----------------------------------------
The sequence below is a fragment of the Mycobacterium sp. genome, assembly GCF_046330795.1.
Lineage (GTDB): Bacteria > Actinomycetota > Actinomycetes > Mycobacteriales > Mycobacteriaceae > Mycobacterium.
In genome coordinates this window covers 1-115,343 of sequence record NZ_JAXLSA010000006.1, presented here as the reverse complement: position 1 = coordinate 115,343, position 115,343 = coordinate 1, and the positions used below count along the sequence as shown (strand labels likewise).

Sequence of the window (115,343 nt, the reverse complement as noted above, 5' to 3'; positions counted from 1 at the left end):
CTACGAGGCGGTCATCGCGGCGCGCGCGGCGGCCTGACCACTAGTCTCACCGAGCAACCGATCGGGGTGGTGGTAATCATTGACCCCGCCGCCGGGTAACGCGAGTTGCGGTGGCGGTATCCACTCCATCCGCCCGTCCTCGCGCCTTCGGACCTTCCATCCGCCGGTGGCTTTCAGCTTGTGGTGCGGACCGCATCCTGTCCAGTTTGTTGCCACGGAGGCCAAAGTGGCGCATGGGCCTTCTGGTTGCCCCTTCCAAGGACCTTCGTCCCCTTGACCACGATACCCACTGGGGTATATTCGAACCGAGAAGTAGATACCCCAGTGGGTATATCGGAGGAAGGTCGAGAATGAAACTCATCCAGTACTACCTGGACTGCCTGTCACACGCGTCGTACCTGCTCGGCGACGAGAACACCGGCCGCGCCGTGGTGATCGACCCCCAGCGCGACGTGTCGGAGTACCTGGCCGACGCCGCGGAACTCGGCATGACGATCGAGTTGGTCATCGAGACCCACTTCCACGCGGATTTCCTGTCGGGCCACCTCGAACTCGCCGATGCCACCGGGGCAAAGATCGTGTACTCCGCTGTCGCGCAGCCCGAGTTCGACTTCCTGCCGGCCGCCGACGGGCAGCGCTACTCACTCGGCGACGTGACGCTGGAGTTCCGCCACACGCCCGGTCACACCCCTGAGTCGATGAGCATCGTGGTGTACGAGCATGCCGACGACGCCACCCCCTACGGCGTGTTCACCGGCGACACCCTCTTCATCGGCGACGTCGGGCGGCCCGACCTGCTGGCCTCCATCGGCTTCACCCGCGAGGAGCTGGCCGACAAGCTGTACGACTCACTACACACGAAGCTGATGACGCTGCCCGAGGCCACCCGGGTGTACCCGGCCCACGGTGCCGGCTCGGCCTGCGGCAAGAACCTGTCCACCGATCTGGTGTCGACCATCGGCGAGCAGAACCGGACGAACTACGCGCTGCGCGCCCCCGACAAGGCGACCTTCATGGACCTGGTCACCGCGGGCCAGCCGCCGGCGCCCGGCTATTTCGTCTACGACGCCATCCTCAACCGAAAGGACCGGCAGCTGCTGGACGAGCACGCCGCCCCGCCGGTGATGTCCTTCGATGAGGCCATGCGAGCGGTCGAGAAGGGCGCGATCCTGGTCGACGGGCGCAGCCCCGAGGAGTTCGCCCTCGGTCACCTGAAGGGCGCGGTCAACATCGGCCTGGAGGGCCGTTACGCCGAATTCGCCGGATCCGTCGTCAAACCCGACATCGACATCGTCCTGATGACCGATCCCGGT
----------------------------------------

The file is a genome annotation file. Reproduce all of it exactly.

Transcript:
The sequence below is a fragment of the Mycobacterium sp. genome, assembly GCF_046330795.1.
Lineage (GTDB): Bacteria > Actinomycetota > Actinomycetes > Mycobacteriales > Mycobacteriaceae > Mycobacterium.
In genome coordinates this window covers 1-115,343 of sequence record NZ_JAXLSA010000006.1, presented here as the reverse complement: position 1 = coordinate 115,343, position 115,343 = coordinate 1, and the positions used below count along the sequence as shown (strand labels likewise).

Sequence of the window (115,343 nt, the reverse complement as noted above, 5' to 3'; positions counted from 1 at the left end):
CTACGAGGCGGTCATCGCGGCGCGCGCGGCGGCCTGACCACTAGTCTCACCGAGCAACCGATCGGGGTGGTGGTAATCATTGACCCCGCCGCCGGGTAACGCGAGTTGCGGTGGCGGTATCCACTCCATCCGCCCGTCCTCGCGCCTTCGGACCTTCCATCCGCCGGTGGCTTTCAGCTTGTGGTGCGGACCGCATCCTGTCCAGTTTGTTGCCACGGAGGCCAAAGTGGCGCATGGGCCTTCTGGTTGCCCCTTCCAAGGACCTTCGTCCCCTTGACCACGATACCCACTGGGGTATATTCGAACCGAGAAGTAGATACCCCAGTGGGTATATCGGAGGAAGGTCGAGAATGAAACTCATCCAGTACTACCTGGACTGCCTGTCACACGCGTCGTACCTGCTCGGCGACGAGAACACCGGCCGCGCCGTGGTGATCGACCCCCAGCGCGACGTGTCGGAGTACCTGGCCGACGCCGCGGAACTCGGCATGACGATCGAGTTGGTCATCGAGACCCACTTCCACGCGGATTTCCTGTCGGGCCACCTCGAACTCGCCGATGCCACCGGGGCAAAGATCGTGTACTCCGCTGTCGCGCAGCCCGAGTTCGACTTCCTGCCGGCCGCCGACGGGCAGCGCTACTCACTCGGCGACGTGACGCTGGAGTTCCGCCACACGCCCGGTCACACCCCTGAGTCGATGAGCATCGTGGTGTACGAGCATGCCGACGACGCCACCCCCTACGGCGTGTTCACCGGCGACACCCTCTTCATCGGCGACGTCGGGCGGCCCGACCTGCTGGCCTCCATCGGCTTCACCCGCGAGGAGCTGGCCGACAAGCTGTACGACTCACTACACACGAAGCTGATGACGCTGCCCGAGGCCACCCGGGTGTACCCGGCCCACGGTGCCGGCTCGGCCTGCGGCAAGAACCTGTCCACCGATCTGGTGTCGACCATCGGCGAGCAGAACCGGACGAACTACGCGCTGCGCGCCCCCGACAAGGCGACCTTCATGGACCTGGTCACCGCGGGCCAGCCGCCGGCGCCCGGCTATTTCGTCTACGACGCCATCCTCAACCGAAAGGACCGGCAGCTGCTGGACGAGCACGCCGCCCCGCCGGTGATGTCCTTCGATGAGGCCATGCGAGCGGTCGAGAAGGGCGCGATCCTGGTCGACGGGCGCAGCCCCGAGGAGTTCGCCCTCGGTCACCTGAAGGGCGCGGTCAACATCGGCCTGGAGGGCCGTTACGCCGAATTCGCCGGATCCGTCGTCAAACCCGACATCGACATCGTCCTGATGACCGATCCCGGT